HQ2 Has Already Caused Housing Prices to Skyrocket
Amazon’s entrance in Arlington, Virginia, has already made housing prices in the area skyrocket, reports the Washington Post.
According to The Post, an analysis from the Northern Virginia Association of Realtors and George Mason University’s Center for Regional Analysis (CRA) predict median home prices in Arlington County will rise 17.2 percent by the end of 2019.
Amazon’s original headquarters, in Seattle, employs 45,000 people, but has also exacerbated the affordable housing crisis there. According to The Post, Amazon execs said the new headquarters would not bring housing problems similar to those in Seattle. Well, uh, it looks like it already has.
“This is a market response to the Amazon HQ2 announcement with investors competing with residents for a shrinking number of homes for sale,” said CRA Director Terry Clower, in a statement. Clower expects housing inventory to decrease 19 percent in Arlington by the end of the year. As a result, while housing prices increase, homeownership may decrease. Residents of Arlington County may be forced into renting homes from investors.
Tenants Facing Eviction Become Homeowners, With Community’s Help
In Minneapolis, city efforts helped a group of low-income tenants purchase their homes from their landlord, Mahmood Khan, the Star Tribune reports.
For years, tenants said Khan failed to maintain their properties. Khan disagreed, claiming his providing inexpensive housing was a service in itself, and blaming tenants for damaging property, disrupting repairs or failing to pay rent altogether, the Star Tribune reported in a separate article.
At the time that article was written, Khan’s properties had racked up more than 3,000 violations and over 2,000 visits from housing inspectors.
Minneapolis had been working to revoke Khan’s rental licenses since 2015. After a case that made it to the steps of the Supreme Court, which declined to hear the case, Minneapolis banned Khan from holding rental licenses in the city this past December.
United Renters for Justice helped tenants advocate for themselves over the past few years. After years of fighting the Minneapolis landlord, the northern Minneapolis tenants have finally become homeowners.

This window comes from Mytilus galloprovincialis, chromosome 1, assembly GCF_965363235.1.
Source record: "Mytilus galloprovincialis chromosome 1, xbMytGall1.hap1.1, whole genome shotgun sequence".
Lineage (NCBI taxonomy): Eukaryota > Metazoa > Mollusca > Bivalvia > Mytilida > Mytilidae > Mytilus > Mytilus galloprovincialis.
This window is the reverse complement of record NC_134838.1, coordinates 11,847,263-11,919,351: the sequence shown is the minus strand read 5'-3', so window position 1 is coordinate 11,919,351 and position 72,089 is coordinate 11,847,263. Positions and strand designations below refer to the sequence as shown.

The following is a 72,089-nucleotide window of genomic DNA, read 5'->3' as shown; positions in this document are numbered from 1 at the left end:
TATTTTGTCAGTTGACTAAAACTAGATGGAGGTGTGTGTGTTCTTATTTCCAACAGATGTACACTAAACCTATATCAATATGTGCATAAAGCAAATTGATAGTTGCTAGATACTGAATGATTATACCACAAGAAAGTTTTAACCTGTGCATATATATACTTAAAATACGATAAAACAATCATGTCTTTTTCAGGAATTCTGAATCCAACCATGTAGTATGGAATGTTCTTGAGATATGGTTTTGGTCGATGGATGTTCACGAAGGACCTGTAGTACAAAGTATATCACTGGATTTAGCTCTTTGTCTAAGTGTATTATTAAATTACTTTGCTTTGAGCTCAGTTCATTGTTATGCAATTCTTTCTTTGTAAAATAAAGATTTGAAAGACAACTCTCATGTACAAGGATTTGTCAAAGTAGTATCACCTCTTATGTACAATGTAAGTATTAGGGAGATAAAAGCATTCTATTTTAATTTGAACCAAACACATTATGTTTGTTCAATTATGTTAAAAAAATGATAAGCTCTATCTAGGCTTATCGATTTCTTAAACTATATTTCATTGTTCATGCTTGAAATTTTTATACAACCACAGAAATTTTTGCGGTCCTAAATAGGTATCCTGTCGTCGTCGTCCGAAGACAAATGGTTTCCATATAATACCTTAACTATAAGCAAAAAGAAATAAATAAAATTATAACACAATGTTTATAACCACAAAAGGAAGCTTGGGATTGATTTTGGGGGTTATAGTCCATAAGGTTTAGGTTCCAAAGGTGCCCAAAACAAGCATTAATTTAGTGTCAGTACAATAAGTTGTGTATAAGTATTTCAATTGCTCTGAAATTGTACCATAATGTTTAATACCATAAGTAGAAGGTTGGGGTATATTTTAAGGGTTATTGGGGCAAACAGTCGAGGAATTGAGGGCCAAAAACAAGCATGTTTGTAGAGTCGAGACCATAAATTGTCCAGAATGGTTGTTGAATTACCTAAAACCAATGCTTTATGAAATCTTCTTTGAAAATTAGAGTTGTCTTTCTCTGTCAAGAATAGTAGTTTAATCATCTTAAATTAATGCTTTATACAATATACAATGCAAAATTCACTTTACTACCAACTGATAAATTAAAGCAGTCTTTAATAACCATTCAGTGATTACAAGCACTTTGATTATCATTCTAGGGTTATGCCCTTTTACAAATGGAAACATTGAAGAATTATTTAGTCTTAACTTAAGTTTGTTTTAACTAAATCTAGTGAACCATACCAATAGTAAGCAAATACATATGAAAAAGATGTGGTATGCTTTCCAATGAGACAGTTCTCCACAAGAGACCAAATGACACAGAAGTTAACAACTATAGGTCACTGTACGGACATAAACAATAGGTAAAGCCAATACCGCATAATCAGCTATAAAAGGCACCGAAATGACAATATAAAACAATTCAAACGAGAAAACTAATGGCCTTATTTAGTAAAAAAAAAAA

This resolution comes after tenants met with Minneapolis Mayor Jacob Frey in early June of last year. After Khan’s licenses were revoked, over 30 tenants faced a court-ordered eviction come August 31st. Frey promised to find a solution for the tenants.
The City of Lakes Community Land Trust bought five of Khan’s properties for just over $600,000, then signed contracts with the tenants. The City of Minneapolis, the Pohlad Family Foundation and the Minnesota Housing Finance Agency, provided grants, loans and federal funds to help the land trust purchase the property. The Trust also plans to rehabilitate the deteriorating buildings, reports the Star Tribune.
In addition, the new homeowners will receive coaching to improve their credit, reduce debt, and increase their income.
As Washington, D.C. Gentrification Worsens, Councilmember Proposes Legislation to Fight Displacement
Last week, Trayon White, Washington, D.C. councilmember representing the city’s Ward 8, introduced a bill to the D.C. Council intended to lower D.C.’s rates of displacement among low-income residents.
The East of the River High-Risk Displacement Prevention Services Fund Establishment Act of 2019 would be geared toward counteracting the negative effects of D.C.’s increased gentrification, which disproportionately affects and displaces black residents.
A recent study from the National Community Reinvestment Association shows that gentrification had displaced 20,000 black D.C residents in just 13 years.
And Washington, D.C. isn’t alone. The study shows that seven major cities, including Baltimore, Philadelphia and San Diego, account for almost half of U.S. gentrification.
But, D.C. has the third highest number of gentrified neighborhoods and the most intense levels of gentrification among all national metros, from data collected 2000-2013.
“The harm that displacement and gentrification is having on our city is too great to be ignored, people are being forced out of their communities and their neighborhoods,” said White when introducing the legislation, reports Curbed D.C.
A study by the Institute on Metropolitan Opportunity concluded that 36 percent of all D.C. residents live in areas where low-income people have been displaced.
The bill would create a city fund aimed at lowering evictions by funding legal services, protecting rental subsidies for low-income tenants and improve housing conditions in specific census tracts in Wards 7 and 8, reports Curbed D.C. It would also support services that would reduce displacement by supporting tenant associations and advisory neighborhood commissions, while expanding foreclosure prevention aid.
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